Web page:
Lucia Popp
Lucia Popp (Poppová) was a Slovak light lyric coloratura soprano who, as she grew older, took on somewhat heavier fare, including Elisabeth in Wagner's "Tannhauser," and the Marschallin in Richard Strauss's "Der Rosenkavalier," amazingly enough. She was widely regarded as a "perfect" Mozart soprano, and in fact, made her debut at 23 as the "Queen of the Night" in "The Magic Flute." With a willowy, winsome appearance and elegantly coiffed blond bob, Ms. Popp brought a brightness to stages even before she sang. Lucky for us, she gave up studying medicine after a couple of terms, and switched to drama and voice. She passed away from brain cancer at 54 in 1993. Here she is in an arresting rendition of "In Trutina" from Carl Orff's "Carmina Burana," of all things improbable.
ANNNND, for fun, here she is as the Marschallin in "Rosenkavalier," with the gorgeous "presentation of the rose" sequence.
Haven't had any baritones today, so. . .Ettore Bastianini's story is. . .storybook. Born in Siena, Bastianini was a singing pastry chef! Really. At only fifteen. His boss, one Gaetano Vanni, heard the kid singing all the time and urged him to join the choir in his hometown's cathedral. That was the end of mascarpone, and the beginning of Mascagni (badda-bing.) In time, he wound up giving professial recitals, and then somehow survived two years in the Italian Air Force in WWII. There followed a hard slog through many concerts, community theater productions of opera, and even a tour of Egypt. It was radio recitals and, by the early '50's, appearances in Florence with Maria Callas, that probably brought him to the attention of Rudolf Bing at the Met---and he joined the Met roster through 1957. From there it was on to a highly successful, if peripatetic, career in Europe and the States. He fought cancer, or it fought him from about '63 until his death in '67 at only 43, a period when his performances were understandably sporadic and varying in quality. Here he is with---I can't resist---"Di Provenza il Mar," from "La Traviata. Such a magnificent aria, so suited for baritone.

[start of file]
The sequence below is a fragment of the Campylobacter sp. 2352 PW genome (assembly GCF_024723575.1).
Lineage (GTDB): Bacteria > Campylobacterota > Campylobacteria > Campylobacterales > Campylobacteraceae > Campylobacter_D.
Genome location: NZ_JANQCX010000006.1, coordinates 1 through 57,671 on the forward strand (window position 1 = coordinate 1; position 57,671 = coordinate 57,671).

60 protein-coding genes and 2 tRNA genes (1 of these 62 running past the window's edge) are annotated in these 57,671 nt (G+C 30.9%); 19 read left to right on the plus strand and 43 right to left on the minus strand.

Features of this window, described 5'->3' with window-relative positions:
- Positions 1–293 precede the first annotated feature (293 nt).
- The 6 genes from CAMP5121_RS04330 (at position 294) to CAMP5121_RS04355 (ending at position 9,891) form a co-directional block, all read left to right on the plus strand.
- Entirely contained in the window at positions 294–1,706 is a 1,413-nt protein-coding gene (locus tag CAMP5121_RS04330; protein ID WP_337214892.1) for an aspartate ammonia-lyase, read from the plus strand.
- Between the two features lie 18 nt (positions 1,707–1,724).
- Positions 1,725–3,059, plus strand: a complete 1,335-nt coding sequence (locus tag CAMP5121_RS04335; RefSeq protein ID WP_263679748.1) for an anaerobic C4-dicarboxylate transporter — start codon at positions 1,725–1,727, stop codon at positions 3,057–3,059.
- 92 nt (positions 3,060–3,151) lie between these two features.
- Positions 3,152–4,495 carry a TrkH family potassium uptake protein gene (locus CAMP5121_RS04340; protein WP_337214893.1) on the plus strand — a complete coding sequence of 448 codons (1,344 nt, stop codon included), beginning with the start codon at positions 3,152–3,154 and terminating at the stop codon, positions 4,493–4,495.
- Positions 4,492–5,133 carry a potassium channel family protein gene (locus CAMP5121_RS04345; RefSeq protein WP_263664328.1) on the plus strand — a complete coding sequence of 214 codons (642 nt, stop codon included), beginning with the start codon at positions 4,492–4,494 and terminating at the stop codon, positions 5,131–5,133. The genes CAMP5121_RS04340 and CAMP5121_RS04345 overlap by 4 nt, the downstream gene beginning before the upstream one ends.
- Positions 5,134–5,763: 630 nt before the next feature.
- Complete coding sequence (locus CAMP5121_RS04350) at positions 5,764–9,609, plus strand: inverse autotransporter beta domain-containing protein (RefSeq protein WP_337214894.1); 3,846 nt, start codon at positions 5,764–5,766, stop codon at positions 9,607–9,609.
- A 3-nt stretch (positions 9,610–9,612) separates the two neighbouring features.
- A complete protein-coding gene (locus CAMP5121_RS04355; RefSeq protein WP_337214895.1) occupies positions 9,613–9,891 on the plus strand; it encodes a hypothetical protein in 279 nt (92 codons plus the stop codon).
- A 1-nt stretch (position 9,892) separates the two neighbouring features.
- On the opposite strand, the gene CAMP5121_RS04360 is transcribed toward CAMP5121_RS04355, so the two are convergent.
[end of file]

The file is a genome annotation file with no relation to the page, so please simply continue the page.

Setting: Violetta's country house Synopsis: Alfredo's father has convinced Violetta that it is better for everyone if she leaves Alfredo. She begs him to love her and then sneaks out of the house. Later, a servant brings him her farewell letter and he rushes off to find her. Giorgio stops him though and sings this aria to remind him of their home in Provence and to ask him to return with him.

                                    Schmidt on radio